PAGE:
By Seth Schmidt
A formal policy for submissions to the City of Tracy’s cable access channel has taken shape.
The new policy, adopted by the Tracy City Council on March 27, outlines what types of programming and announcements are acceptable, and lists procedures for submitting materials. The policies were developed, in part, because of new cable broadcast equipment and software installed at City Hall late last year, offers enhanced broadcast capabilities.
A resolution passed by the council state that the intent of the cable access channel is to “provide a non-commercial opportunity to inform the public of the city’s activities and matters of public interest and to present a wide range of programming.”
City Administrator Madonna Peterson explains that programs submitted for broadcasts could include church services, school events, concerts, and community events, such as a parade. Personal events, such as a funny cat video or a child’s birthday party, would not be accepted for the public access channel.
The site cannot be used for promoting commercial activities or the advocacy of political candidates. The city policy states that “advertising material promoting the sale of commercial products or services” and “advertising by or on the behalf of candidates for public office” will be prohibited from the public access channel. Also prohibited is “material directly or indirectly containing a lottery or lottery information” and “materials which are obscene or indecent.”
The resolution also states that the public access channel “may not be used for illegal purposes” and that “users are responsible for being aware of the applicable state and federal law.” Those submitting material for the channel will be required to complete and sign forms to acknowledging responsibility for program content.”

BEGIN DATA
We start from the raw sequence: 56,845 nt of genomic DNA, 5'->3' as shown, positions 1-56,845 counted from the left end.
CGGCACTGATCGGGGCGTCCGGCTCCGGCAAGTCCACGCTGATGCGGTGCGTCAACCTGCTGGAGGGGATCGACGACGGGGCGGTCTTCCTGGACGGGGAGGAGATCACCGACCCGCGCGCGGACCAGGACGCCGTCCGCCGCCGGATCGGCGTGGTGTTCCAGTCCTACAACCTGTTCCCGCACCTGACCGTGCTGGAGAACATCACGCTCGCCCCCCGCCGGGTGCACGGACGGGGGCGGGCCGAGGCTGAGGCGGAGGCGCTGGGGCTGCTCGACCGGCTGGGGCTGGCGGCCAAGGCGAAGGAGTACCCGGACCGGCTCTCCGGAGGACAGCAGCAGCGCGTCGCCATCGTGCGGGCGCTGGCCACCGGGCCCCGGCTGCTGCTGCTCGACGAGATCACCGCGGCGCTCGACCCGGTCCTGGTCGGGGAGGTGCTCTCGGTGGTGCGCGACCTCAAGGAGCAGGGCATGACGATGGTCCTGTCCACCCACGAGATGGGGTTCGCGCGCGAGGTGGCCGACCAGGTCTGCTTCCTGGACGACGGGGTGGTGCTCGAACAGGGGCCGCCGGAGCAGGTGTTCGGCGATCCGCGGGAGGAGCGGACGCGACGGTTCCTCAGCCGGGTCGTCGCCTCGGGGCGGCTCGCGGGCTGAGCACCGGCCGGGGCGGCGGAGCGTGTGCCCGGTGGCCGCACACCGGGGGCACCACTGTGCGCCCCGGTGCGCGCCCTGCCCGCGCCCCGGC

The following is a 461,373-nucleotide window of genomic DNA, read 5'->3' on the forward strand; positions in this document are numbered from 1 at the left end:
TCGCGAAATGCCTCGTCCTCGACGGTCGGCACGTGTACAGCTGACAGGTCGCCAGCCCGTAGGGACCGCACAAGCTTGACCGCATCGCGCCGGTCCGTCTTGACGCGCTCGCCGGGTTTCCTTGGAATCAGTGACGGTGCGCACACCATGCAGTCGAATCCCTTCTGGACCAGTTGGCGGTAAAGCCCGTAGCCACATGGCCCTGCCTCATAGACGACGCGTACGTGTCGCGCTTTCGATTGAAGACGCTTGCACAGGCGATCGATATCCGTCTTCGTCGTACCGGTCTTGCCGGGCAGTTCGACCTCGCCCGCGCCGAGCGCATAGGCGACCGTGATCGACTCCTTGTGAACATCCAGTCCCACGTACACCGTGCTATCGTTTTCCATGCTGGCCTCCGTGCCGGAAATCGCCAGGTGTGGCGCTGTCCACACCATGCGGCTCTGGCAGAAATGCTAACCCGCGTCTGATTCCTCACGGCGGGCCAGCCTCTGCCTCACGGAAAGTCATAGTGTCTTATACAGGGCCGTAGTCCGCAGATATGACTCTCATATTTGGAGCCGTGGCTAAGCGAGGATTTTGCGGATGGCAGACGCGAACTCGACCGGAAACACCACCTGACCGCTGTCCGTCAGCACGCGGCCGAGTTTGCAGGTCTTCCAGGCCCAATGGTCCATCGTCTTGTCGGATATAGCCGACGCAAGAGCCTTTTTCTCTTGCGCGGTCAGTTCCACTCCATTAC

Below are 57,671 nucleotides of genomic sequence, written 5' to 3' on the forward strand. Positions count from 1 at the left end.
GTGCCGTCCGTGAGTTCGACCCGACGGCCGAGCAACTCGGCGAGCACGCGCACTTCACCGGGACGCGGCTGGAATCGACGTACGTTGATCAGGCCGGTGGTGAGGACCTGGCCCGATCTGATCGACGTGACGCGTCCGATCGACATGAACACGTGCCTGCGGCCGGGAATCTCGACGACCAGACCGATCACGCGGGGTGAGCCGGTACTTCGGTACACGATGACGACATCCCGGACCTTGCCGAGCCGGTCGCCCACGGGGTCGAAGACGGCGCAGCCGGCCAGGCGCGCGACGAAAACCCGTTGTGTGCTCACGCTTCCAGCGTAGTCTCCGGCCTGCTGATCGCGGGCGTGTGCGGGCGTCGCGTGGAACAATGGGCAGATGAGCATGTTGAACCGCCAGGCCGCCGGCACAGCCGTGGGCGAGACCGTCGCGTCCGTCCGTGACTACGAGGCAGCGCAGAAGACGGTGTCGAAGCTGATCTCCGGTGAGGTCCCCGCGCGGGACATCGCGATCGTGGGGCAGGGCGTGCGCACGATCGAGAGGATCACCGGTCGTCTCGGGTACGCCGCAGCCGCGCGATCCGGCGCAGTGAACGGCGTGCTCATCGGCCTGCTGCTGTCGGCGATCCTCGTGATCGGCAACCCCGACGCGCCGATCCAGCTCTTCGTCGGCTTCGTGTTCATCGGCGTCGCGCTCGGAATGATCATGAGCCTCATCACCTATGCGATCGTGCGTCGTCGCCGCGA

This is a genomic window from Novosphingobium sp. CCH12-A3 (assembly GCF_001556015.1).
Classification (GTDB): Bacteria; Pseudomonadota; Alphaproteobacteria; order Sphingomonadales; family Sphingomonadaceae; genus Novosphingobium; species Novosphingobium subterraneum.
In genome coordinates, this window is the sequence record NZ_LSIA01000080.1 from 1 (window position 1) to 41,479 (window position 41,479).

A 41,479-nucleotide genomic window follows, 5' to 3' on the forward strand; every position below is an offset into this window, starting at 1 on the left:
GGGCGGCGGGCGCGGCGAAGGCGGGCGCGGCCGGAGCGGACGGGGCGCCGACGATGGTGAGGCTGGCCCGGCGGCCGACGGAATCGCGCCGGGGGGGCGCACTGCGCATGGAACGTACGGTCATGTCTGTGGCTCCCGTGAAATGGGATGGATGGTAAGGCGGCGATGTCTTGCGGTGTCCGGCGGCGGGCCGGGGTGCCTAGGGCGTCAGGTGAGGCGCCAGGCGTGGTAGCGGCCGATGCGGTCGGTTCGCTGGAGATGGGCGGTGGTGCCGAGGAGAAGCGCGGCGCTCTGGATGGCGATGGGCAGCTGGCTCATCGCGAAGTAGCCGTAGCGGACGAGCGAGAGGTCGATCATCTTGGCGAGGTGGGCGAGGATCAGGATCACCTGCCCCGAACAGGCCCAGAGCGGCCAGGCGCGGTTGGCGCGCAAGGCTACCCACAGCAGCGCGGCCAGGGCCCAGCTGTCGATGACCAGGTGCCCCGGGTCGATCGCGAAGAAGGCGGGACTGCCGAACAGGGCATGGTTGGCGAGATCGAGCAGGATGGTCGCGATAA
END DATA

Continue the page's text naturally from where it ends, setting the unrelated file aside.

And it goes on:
The ability to broadcast programming on the city’s public access channel is not new. The United Methodist Church of Tracy has broadcast its weekly church services for years. Robert Gervais, the city’s former EDA director, used to put some materials on the channel. But Peterson said that since Gervais left the city work force several years ago, no other city employee has regularly put items on the channel.
The old system, allowed an individual to walk into the city council meeting room, turn on the equipment, and insert a DVD to activate a broadcast. Under the new system, city employees will always handle the materials submitted for broadcasts.
The new equipment offers better quality than the old system.
Fees have been set to cover the city’s expenses.
A $10 setup fee is required for all cablecast submissions. Submitted video must be on a DVD or MP4 format.
Individuals and organizations can also apply for a yearlong programming fee for $100, which would be good for unlimited show requests and event announcements. An example of this would be a church that broadcasts weekly services year around.
Broadcast times are reserved on a first-come, first-serve basis.
The city’s new policies also include announcements put on the public access channel’s carousel bulletin board. Announcements must be limited to seven, 30-character rows. Any logos, artwork, or photos must be in JPEG or PNG form.
A $10 fee is charged for each announcement.
Users must sign a form stating that the City of Tracy is not responsible for errors that appear in the announcements, and “hold harmless the City of Tracy, its elected and appointed officials, the Tracy channel and their agents from any liability or legal fees and expenses …”
Message requests are to be submitted 14 days prior to the desire starting date.